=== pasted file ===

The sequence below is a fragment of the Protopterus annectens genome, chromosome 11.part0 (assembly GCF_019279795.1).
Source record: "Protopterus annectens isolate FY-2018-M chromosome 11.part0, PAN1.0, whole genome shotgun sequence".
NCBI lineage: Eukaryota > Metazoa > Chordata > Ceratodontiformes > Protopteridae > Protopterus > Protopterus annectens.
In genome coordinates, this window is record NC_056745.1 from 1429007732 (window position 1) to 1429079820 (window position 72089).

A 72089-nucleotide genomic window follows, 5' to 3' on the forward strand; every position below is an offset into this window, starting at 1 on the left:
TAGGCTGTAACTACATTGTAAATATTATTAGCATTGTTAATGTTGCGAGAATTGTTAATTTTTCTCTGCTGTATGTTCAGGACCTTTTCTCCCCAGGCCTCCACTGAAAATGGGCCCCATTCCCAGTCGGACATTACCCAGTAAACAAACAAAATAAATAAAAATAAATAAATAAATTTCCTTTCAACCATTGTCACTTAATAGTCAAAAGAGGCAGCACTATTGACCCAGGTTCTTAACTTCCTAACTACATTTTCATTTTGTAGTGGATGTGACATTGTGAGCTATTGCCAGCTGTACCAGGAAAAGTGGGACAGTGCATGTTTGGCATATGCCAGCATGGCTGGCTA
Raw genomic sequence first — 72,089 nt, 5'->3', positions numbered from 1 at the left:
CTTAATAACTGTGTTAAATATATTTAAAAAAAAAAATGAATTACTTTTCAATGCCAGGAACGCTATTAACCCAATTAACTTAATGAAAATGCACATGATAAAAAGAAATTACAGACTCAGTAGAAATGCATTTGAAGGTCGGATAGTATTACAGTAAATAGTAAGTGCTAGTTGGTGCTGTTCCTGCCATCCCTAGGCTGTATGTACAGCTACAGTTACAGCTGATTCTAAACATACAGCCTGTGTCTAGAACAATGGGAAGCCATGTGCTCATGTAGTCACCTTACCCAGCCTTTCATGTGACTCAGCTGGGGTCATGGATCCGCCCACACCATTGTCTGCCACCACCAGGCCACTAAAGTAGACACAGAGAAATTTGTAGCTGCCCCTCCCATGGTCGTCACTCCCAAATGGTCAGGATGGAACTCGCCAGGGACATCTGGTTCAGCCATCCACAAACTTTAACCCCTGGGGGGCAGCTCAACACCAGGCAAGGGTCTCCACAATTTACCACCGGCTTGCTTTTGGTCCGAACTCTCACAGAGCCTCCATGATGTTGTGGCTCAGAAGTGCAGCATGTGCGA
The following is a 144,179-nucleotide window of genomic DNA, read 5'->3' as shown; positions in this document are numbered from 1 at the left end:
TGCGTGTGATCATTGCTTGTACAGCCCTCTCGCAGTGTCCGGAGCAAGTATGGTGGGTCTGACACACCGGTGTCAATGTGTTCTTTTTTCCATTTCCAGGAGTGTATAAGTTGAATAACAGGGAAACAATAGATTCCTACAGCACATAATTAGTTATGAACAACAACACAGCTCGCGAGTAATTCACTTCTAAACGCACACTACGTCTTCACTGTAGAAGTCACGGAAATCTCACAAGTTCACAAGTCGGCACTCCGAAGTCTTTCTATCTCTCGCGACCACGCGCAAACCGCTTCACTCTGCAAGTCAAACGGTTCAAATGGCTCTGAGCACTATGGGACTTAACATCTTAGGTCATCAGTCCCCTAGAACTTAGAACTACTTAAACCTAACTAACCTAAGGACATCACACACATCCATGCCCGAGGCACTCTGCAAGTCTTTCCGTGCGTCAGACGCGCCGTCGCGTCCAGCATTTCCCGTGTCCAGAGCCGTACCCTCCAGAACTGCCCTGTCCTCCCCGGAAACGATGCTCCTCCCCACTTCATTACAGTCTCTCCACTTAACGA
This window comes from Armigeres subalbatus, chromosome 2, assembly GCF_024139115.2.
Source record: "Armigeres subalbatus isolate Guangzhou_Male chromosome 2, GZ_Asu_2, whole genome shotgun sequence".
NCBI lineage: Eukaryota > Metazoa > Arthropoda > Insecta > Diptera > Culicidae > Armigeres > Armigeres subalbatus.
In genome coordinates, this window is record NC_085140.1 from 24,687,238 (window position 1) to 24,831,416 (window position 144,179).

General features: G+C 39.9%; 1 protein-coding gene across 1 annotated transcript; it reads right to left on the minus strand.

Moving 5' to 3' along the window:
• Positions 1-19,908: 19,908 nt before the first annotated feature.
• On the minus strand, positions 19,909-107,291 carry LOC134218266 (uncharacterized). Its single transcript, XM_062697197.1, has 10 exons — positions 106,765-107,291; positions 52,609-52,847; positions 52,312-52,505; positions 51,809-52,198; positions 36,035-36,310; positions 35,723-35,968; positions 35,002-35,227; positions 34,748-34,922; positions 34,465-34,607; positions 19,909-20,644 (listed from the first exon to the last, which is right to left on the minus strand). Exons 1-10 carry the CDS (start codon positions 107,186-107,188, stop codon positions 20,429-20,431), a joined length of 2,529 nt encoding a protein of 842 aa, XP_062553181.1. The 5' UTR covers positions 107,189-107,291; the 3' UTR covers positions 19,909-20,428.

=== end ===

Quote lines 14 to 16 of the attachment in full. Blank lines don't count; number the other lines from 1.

In genome coordinates, this window is record NC_085140.1 from 24,687,238 (window position 1) to 24,831,416 (window position 144,179).

General features: G+C 39.9%; 1 protein-coding gene across 1 annotated transcript; it reads right to left on the minus strand.

Moving 5' to 3' along the window: